Ah, autumn. Season of mists, mellow fruitfulness and Doctor Who – as Keats didn’t say. The evenings are drawing in, the spiders are preparing to make their break from under the sofa and our favourite Time Lord returns. (Not to mention our favourite Time Lady…)
Regular readers will, perhaps, recall my growing discontment with the last series, and I have to confess to approaching series nine with some trepidation. The good news is that The Magician’s Assistant is a much stronger start than I was expecting…
[Spoilers below the line. You know the drill by now…] Continue reading
Here be spoilers…
If this were Tumblr, there would be a very high probability that my submission for this evening would be the picture above with overlaid text indicating the fandom on the right and Steven Moffat on the left and something shouty in speechmarks. “Damn you Moffat!”, “This is why we can’t have nice things!” or “You had ONE job!”. You get the idea.
To be fair, Russell T Davies managed only two really good two-parter series finales (Bad Wolf/The Parting of the Ways and Army of Ghosts/Doomsday) – the rest suffered from the same puffiness that Death in Heaven was afflicted with.
The last few minutes were excellent, but (for me) couldn’t redeem the mawkish Clara and Danny scenes, the death of one of the best minor characters of the Moffat era and plot holes so big you could drop a full-grown Racnoss through them (the Cybermen not spotting Clara has only one heart, the fact that many of the dead would be beyond converting – though after last week’s horrors, I should probably be glad they stayed away from decomposition, UNIT getting the Tardis out of St Paul’s, but not Clara). Not to mention making Osgood credit OCD with an ability to rapidly count 87 moving Cybermen (she would know better, even if Steven Moffat doesn’t).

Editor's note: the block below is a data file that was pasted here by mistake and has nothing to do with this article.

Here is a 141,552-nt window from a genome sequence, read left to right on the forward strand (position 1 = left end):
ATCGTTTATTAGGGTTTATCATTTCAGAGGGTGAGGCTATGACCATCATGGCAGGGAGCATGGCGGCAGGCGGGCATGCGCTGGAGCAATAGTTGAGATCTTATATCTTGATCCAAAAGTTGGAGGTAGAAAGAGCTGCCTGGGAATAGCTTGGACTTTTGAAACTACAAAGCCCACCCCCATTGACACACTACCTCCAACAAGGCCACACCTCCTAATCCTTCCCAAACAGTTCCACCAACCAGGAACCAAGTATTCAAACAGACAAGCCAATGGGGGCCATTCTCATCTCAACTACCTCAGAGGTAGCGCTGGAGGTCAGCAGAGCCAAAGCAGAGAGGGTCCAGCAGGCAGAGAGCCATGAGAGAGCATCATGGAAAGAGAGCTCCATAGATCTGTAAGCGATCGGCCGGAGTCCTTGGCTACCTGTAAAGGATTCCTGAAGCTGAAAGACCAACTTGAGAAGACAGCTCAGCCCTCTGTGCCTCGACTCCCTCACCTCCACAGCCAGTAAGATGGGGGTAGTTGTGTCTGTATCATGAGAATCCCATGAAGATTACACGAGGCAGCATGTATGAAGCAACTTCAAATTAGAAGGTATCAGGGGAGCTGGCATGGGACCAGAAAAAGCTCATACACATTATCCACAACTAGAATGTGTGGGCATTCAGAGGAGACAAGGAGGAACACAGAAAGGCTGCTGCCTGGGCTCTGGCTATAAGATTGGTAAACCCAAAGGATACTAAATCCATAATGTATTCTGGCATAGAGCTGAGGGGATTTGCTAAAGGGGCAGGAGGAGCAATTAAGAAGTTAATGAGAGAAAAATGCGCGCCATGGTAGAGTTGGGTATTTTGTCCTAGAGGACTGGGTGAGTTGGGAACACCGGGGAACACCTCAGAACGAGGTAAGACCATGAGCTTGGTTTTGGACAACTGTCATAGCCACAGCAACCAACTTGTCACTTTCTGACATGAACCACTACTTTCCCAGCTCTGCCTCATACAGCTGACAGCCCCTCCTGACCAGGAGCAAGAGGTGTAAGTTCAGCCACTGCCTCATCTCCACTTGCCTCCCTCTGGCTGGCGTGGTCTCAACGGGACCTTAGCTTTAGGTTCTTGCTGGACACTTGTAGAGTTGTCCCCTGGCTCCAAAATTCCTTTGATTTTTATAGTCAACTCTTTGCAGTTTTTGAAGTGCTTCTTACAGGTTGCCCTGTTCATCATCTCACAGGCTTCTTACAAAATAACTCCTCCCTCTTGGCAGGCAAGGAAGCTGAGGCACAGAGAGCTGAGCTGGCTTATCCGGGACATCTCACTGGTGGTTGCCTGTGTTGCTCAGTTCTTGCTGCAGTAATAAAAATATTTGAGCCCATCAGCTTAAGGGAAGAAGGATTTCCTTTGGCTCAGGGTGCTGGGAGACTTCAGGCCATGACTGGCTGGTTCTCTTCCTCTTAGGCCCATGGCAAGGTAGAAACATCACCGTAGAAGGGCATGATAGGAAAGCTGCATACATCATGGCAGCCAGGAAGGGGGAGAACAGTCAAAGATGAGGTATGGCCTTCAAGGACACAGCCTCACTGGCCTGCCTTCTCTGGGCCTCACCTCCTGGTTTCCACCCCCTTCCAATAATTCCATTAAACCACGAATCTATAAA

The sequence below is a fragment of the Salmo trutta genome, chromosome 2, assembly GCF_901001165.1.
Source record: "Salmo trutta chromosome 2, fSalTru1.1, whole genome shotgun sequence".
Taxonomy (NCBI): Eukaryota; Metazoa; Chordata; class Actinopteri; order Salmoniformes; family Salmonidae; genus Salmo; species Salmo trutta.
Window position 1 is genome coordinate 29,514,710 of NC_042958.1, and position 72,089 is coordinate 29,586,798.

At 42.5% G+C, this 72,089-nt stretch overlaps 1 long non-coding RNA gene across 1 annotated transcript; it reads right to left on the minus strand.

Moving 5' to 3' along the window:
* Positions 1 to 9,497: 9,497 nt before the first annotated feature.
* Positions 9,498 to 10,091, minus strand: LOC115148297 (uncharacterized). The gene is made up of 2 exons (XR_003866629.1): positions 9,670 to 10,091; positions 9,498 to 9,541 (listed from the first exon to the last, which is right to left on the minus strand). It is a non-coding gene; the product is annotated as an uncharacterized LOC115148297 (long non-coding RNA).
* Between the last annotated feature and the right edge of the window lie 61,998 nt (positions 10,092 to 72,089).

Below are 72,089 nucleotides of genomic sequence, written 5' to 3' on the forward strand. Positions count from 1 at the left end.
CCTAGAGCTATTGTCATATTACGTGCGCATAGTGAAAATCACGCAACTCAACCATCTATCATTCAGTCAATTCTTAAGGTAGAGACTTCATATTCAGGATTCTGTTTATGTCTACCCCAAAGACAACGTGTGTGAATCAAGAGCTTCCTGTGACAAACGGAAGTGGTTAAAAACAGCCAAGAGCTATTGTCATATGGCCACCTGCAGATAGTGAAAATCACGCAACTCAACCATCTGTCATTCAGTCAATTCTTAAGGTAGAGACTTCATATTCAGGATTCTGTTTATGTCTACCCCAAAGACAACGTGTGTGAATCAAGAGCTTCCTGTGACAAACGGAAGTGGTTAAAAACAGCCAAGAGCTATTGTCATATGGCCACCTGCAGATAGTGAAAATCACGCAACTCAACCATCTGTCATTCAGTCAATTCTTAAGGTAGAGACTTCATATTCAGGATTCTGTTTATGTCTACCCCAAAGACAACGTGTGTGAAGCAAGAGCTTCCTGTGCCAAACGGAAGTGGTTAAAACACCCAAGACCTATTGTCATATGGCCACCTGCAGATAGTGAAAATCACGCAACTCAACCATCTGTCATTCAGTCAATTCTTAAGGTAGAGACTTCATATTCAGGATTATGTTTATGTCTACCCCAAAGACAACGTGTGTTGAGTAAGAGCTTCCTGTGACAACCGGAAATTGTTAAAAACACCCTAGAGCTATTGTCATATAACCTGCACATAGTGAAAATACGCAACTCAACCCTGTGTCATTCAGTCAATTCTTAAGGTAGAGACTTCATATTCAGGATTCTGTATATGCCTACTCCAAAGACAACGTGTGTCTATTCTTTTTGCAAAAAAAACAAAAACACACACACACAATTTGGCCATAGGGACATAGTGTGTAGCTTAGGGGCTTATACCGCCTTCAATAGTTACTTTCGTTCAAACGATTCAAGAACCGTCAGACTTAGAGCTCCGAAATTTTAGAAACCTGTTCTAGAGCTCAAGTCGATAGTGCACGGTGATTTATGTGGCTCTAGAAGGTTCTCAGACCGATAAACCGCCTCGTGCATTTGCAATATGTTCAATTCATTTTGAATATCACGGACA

I’m holding out the slimmest hope that Missy killed Osgood’s alien doppelganger (I can see UNIT hanging on to her as a useful resource), because otherwise Steven Moffat has shot himself in the foot by writing out one of the best characters he’s created.
That said, there were moments to enjoy along the way – Osgood and Colonel Ahmed (always a pleasure to see Sanjeev Bhaskar) geeking about Thunderbirds and Captain Scarlet, with a bonus Doctor’s anecdote about foxtrotting with Sylvia Anderson, for example. I have to confess I missed the Jungle Book joke on my first pass too (at least, I assume “Man Scout” is a play on “man cub”…).
I like dark. I also like tongue-in-cheek, and I’m a sucker for a in-joke. Wallop me with a lot of heart (insert your own Time Lord joke here) and I’ll leap aboard your show’s fandom like it’s the last bus out of Spalding on a Saturday night. You can see why Doctor Who has me firmly in its clutches…
I really want to be able to sing the praises of Dark Water – there was so much that was right about it – but it touched a horribly raw nerve for me, and I’m betting I’m not the only person thinking that for a little while it went just a shade too dark for a family show.
[Spoilers below the line…] Continue reading